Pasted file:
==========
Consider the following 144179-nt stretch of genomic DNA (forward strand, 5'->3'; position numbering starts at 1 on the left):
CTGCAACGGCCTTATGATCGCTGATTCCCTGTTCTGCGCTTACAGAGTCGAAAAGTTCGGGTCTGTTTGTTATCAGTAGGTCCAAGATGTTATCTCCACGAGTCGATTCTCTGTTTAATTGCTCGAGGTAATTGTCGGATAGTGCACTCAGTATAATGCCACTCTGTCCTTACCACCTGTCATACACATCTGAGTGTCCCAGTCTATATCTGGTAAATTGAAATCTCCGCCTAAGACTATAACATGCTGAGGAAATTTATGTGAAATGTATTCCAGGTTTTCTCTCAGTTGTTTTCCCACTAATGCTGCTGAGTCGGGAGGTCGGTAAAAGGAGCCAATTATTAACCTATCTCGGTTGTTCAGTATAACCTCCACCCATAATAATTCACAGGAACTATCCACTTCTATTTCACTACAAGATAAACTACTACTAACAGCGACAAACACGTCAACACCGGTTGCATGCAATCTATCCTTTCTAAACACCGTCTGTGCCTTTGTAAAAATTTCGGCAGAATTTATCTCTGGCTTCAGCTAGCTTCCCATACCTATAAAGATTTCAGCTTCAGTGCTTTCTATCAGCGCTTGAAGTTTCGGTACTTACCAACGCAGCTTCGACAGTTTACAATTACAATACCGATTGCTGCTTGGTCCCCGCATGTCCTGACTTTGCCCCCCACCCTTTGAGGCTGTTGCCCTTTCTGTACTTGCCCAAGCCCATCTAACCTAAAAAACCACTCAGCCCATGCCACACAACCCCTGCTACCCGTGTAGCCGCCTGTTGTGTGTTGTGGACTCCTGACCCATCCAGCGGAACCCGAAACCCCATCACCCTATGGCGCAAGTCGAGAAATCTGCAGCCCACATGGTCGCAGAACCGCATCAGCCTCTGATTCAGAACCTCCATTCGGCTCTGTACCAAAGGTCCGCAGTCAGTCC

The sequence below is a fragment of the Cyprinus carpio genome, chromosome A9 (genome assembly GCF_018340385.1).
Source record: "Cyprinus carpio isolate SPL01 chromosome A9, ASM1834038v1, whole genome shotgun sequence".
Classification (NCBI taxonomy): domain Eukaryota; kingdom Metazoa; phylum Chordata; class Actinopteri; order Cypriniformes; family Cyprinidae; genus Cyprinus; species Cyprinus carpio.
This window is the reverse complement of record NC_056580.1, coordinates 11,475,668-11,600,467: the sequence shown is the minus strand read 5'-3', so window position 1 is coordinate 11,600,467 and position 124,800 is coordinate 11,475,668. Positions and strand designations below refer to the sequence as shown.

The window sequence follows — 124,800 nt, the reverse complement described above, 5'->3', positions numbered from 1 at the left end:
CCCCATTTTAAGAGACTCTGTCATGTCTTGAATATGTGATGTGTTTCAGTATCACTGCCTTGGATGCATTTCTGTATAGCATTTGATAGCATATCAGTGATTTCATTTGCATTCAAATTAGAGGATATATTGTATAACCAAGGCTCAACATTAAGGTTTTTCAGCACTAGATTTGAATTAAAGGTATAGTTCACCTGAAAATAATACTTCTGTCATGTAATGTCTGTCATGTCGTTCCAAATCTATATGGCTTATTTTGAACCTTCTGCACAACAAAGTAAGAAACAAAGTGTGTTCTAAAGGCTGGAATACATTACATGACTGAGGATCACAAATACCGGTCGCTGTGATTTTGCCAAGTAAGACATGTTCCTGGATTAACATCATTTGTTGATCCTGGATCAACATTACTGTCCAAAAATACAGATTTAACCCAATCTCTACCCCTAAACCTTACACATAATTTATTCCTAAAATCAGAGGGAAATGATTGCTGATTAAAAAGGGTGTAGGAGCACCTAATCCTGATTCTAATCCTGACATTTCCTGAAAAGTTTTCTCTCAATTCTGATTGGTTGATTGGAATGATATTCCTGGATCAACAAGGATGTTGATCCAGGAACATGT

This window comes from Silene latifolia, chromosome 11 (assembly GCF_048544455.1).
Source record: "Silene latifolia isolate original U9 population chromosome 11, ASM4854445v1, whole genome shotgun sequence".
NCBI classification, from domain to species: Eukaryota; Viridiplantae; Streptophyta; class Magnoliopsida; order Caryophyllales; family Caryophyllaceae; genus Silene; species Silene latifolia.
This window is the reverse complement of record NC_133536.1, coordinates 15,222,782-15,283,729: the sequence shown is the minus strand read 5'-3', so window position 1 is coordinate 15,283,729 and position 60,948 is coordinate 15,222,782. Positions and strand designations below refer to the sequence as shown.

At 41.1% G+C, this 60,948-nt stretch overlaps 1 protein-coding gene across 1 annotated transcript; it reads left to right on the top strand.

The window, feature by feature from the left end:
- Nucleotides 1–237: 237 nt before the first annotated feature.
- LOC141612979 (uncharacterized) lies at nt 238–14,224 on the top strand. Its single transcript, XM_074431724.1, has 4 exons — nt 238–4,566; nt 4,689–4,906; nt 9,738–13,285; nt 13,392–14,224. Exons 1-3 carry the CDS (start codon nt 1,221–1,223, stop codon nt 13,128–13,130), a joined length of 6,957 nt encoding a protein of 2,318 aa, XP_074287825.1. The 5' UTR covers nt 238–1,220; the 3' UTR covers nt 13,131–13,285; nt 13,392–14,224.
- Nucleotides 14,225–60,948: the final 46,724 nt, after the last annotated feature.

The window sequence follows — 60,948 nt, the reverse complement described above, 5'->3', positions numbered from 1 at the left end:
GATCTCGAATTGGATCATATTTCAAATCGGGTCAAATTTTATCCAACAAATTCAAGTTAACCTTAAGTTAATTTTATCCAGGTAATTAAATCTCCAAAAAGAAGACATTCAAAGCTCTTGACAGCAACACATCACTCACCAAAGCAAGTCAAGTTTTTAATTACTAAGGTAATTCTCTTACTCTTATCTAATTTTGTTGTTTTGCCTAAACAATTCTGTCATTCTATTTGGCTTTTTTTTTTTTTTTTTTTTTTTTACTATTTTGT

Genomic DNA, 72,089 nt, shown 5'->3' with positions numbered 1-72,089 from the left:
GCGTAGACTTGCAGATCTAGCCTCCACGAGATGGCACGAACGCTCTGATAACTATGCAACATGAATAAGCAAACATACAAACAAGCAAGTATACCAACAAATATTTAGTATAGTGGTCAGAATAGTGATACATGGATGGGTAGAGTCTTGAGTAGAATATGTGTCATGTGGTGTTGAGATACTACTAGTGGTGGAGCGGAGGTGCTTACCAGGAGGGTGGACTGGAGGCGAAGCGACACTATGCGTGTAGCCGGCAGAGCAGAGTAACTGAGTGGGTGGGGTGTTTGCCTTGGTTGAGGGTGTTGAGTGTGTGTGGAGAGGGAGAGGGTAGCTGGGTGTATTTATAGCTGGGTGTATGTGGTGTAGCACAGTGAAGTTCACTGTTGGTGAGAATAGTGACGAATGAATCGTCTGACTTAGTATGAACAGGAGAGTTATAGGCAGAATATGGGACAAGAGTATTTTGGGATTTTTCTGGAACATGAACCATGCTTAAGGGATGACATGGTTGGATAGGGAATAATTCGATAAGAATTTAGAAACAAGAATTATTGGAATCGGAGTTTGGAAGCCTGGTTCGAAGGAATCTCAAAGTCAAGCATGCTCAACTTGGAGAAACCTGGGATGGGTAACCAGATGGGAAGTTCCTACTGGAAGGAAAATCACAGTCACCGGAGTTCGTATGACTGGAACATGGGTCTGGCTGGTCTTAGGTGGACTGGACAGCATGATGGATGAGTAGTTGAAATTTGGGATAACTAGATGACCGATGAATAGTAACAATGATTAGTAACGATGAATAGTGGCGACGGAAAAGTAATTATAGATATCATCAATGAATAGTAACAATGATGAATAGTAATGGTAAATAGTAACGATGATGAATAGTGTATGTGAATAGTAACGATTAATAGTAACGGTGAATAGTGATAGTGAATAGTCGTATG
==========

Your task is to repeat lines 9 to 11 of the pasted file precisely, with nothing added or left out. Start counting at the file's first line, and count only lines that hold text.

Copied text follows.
This window comes from Silene latifolia, chromosome 11 (assembly GCF_048544455.1).
Source record: "Silene latifolia isolate original U9 population chromosome 11, ASM4854445v1, whole genome shotgun sequence".
NCBI classification, from domain to species: Eukaryota; Viridiplantae; Streptophyta; class Magnoliopsida; order Caryophyllales; family Caryophyllaceae; genus Silene; species Silene latifolia.